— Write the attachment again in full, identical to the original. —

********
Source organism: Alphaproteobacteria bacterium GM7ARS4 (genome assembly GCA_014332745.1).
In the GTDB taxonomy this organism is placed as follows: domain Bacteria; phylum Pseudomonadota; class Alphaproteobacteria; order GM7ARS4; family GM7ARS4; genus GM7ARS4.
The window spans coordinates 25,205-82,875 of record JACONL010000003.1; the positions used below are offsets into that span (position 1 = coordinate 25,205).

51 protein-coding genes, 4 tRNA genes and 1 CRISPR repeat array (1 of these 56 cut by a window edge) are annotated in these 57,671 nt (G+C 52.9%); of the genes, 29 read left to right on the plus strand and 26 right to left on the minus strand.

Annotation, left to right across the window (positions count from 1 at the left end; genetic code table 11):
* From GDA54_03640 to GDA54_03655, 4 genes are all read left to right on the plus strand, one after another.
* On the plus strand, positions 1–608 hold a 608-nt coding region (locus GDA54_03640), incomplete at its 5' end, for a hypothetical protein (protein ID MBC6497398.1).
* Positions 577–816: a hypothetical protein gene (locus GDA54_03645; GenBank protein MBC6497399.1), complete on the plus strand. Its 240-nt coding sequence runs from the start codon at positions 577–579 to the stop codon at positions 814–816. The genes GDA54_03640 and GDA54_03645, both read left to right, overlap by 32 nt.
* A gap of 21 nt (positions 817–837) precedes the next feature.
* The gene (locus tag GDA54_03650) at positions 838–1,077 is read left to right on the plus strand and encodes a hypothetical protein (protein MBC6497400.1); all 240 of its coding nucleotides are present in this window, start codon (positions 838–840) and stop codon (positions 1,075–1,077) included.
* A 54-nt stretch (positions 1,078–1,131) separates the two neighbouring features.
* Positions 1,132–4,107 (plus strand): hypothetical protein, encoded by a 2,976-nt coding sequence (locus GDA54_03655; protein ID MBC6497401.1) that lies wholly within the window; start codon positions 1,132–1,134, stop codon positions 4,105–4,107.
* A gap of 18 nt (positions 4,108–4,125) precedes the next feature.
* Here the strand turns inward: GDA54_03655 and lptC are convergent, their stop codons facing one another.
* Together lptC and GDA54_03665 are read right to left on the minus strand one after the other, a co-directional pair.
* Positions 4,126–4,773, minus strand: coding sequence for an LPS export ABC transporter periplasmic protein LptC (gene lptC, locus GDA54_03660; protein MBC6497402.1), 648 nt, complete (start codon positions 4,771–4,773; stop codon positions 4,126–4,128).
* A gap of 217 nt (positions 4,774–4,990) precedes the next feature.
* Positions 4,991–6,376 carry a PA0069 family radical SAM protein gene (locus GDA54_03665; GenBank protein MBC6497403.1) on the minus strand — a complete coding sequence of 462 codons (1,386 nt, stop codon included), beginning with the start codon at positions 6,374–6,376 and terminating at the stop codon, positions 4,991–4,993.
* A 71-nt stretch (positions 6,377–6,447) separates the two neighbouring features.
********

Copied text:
Source organism: Alphaproteobacteria bacterium GM7ARS4 (genome assembly GCA_014332745.1).
In the GTDB taxonomy this organism is placed as follows: domain Bacteria; phylum Pseudomonadota; class Alphaproteobacteria; order GM7ARS4; family GM7ARS4; genus GM7ARS4.
The window spans coordinates 25,205-82,875 of record JACONL010000003.1; the positions used below are offsets into that span (position 1 = coordinate 25,205).

51 protein-coding genes, 4 tRNA genes and 1 CRISPR repeat array (1 of these 56 cut by a window edge) are annotated in these 57,671 nt (G+C 52.9%); of the genes, 29 read left to right on the plus strand and 26 right to left on the minus strand.

Annotation, left to right across the window (positions count from 1 at the left end; genetic code table 11):
* From GDA54_03640 to GDA54_03655, 4 genes are all read left to right on the plus strand, one after another.
* On the plus strand, positions 1–608 hold a 608-nt coding region (locus GDA54_03640), incomplete at its 5' end, for a hypothetical protein (protein ID MBC6497398.1).
* Positions 577–816: a hypothetical protein gene (locus GDA54_03645; GenBank protein MBC6497399.1), complete on the plus strand. Its 240-nt coding sequence runs from the start codon at positions 577–579 to the stop codon at positions 814–816. The genes GDA54_03640 and GDA54_03645, both read left to right, overlap by 32 nt.
* A gap of 21 nt (positions 817–837) precedes the next feature.
* The gene (locus tag GDA54_03650) at positions 838–1,077 is read left to right on the plus strand and encodes a hypothetical protein (protein MBC6497400.1); all 240 of its coding nucleotides are present in this window, start codon (positions 838–840) and stop codon (positions 1,075–1,077) included.
* A 54-nt stretch (positions 1,078–1,131) separates the two neighbouring features.
* Positions 1,132–4,107 (plus strand): hypothetical protein, encoded by a 2,976-nt coding sequence (locus GDA54_03655; protein ID MBC6497401.1) that lies wholly within the window; start codon positions 1,132–1,134, stop codon positions 4,105–4,107.
* A gap of 18 nt (positions 4,108–4,125) precedes the next feature.
* Here the strand turns inward: GDA54_03655 and lptC are convergent, their stop codons facing one another.
* Together lptC and GDA54_03665 are read right to left on the minus strand one after the other, a co-directional pair.
* Positions 4,126–4,773, minus strand: coding sequence for an LPS export ABC transporter periplasmic protein LptC (gene lptC, locus GDA54_03660; protein MBC6497402.1), 648 nt, complete (start codon positions 4,771–4,773; stop codon positions 4,126–4,128).
* A gap of 217 nt (positions 4,774–4,990) precedes the next feature.
* Positions 4,991–6,376 carry a PA0069 family radical SAM protein gene (locus GDA54_03665; GenBank protein MBC6497403.1) on the minus strand — a complete coding sequence of 462 codons (1,386 nt, stop codon included), beginning with the start codon at positions 6,374–6,376 and terminating at the stop codon, positions 4,991–4,993.
* A 71-nt stretch (positions 6,377–6,447) separates the two neighbouring features.